The study focused on the strategies Turkish teachers and the government were using to help refugee students adapt. It found that most Turkish teachers have a problem communicating with refugee students because of the language barrier. Teachers also had difficulties evaluating Syrian students’ achievement because of their lack of experience in dealing with psychological trauma.
Sarmini said that teachers “used body language to communicate with students, and sometimes asked students who speak Turkish to translate for their colleagues and to test their colleagues’ educational level.”
If the Turkish government provides support programmes, the study recommends improving Syrian students’ proficiency in Turkish for one or two years before enrolling them in schools. It also recommends that the number of Syrian students should not exceed 20 percent of the total enrollment in any school.
The study also recommends motivating Turkish teachers to interact more with their Syrian students. It suggests holding joint activities between Syrian and Turkish families, to help integrate Syrian refugees into Turkish society and help Syrian mothers find jobs.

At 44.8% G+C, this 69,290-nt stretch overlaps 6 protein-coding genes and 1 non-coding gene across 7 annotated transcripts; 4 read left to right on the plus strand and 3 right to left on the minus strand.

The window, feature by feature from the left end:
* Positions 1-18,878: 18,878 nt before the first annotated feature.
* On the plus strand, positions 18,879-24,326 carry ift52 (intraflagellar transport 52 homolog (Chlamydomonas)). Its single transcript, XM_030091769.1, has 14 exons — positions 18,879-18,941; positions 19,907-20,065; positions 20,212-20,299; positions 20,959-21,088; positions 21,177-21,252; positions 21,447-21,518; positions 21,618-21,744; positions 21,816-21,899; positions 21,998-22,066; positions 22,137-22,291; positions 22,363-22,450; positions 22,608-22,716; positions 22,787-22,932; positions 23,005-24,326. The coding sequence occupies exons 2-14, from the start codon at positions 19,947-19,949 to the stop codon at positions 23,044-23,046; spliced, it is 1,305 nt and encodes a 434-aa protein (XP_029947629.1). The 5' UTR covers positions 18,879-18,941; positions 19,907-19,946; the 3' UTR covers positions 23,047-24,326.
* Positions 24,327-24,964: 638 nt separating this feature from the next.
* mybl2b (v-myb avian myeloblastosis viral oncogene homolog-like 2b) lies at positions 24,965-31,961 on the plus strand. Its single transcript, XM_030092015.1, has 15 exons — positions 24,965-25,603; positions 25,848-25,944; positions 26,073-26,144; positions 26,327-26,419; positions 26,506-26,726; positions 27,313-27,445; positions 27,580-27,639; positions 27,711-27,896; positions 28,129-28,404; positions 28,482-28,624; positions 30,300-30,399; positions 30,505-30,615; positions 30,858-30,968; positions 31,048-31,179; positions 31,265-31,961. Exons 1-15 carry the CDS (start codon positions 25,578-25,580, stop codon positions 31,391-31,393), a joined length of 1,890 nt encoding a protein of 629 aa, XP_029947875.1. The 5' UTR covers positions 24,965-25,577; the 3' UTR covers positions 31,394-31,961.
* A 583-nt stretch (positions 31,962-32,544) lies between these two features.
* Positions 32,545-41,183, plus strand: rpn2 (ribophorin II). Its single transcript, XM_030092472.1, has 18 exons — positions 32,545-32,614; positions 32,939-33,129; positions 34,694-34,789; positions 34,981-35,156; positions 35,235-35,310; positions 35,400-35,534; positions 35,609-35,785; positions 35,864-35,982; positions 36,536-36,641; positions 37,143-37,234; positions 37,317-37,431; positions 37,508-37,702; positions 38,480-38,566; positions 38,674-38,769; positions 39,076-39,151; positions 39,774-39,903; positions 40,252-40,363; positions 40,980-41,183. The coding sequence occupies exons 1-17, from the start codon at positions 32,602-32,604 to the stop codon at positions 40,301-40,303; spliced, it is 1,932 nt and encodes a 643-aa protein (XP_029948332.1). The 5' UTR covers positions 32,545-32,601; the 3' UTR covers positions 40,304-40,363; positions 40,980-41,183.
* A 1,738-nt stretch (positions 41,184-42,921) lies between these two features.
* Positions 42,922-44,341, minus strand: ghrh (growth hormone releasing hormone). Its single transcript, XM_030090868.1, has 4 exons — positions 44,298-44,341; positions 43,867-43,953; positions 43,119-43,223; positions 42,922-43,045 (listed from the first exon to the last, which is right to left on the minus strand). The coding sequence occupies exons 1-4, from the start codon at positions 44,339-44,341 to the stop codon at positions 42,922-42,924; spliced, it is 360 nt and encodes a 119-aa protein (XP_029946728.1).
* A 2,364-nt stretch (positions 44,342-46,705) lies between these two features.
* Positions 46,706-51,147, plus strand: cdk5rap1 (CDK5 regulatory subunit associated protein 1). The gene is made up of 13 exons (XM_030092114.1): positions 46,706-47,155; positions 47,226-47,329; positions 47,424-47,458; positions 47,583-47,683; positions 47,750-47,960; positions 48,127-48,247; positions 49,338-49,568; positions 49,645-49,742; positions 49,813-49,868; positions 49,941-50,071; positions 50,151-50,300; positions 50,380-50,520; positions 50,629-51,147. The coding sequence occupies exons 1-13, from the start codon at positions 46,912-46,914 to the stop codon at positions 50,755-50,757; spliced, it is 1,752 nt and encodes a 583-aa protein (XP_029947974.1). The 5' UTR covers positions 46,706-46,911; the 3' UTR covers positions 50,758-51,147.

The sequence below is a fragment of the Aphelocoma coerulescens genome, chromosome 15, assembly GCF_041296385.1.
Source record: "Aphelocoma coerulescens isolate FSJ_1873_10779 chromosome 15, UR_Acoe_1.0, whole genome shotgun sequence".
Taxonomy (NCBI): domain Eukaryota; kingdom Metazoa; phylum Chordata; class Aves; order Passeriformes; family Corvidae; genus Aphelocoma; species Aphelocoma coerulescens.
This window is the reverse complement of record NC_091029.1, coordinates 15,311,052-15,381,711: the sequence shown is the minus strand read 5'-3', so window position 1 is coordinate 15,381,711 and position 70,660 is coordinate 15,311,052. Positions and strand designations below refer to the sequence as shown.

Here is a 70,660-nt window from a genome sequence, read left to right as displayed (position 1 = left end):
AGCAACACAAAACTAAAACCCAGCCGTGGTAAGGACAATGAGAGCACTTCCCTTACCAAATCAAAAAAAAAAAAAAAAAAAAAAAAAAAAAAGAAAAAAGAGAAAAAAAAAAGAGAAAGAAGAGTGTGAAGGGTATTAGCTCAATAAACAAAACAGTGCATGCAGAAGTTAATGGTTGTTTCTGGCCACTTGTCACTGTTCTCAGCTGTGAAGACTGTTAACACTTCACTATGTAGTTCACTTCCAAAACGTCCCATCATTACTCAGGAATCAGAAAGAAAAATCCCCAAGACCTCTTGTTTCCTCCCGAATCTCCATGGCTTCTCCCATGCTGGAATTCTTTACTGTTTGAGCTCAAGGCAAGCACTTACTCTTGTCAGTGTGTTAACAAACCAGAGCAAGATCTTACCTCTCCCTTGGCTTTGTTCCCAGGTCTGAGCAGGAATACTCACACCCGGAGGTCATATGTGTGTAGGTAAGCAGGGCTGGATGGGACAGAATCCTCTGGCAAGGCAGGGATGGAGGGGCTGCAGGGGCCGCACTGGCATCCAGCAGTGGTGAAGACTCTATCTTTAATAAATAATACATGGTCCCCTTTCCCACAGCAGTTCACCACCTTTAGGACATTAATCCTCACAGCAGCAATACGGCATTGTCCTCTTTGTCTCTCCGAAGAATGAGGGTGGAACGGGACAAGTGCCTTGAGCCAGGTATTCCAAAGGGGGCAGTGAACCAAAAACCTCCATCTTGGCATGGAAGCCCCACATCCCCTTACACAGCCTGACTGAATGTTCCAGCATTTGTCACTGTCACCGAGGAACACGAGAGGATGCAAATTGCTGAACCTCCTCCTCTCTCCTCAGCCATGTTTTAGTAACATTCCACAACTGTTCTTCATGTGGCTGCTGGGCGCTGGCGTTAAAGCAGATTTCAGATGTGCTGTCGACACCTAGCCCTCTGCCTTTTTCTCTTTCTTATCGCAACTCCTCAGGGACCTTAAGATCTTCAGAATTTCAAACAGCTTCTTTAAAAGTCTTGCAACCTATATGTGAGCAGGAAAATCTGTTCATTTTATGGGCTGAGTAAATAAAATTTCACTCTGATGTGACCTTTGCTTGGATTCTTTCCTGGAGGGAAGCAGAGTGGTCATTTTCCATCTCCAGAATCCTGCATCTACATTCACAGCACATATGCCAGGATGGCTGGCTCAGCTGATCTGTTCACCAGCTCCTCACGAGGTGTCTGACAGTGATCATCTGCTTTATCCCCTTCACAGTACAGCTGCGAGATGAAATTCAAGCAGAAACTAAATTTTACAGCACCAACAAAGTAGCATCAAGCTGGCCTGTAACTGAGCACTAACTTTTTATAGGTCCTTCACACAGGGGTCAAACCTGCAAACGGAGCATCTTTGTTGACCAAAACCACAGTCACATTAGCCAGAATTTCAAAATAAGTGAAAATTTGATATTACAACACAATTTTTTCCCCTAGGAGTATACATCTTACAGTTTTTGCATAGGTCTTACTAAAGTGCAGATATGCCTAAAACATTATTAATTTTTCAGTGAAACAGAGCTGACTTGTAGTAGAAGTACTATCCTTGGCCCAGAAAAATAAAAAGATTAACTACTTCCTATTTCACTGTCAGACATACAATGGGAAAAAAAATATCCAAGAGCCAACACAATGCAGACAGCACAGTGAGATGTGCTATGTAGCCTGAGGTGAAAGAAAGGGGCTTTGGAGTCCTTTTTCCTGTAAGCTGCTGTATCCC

Refugees’ Psychological Problems
Early in the war that has ravaged Syria for nearly 11 years, Turkey welcomed Syrian refugees and allowed them to establish private schools. But as the conflict continued and refugee numbers grew, Ankara decided to integrate refugee students into Turkish public schools.
To understand the effects of this transition on Syrian students, Rida Anis, an assistant professor of English at Hassan Kalyoncu University, in Gaziantep, and colleagues conducted a study of the students’ psychosocial needs. The study involved 23 interviews with students of both sexes, parents, teachers, and school administrators.
Anis told Al-Fanar Media that Syrians form 22 percent of the population of Gaziantep but do not have the financial resources available to Turks. “The shift of Syrian students to public schools was catastrophic,” she said.
“There are different aspects to the problem for students and their families. The main ones are the psychological and social impact of being ignored, rejected, bullied, or discriminated against at schools. This has increased the dropout rates among males.”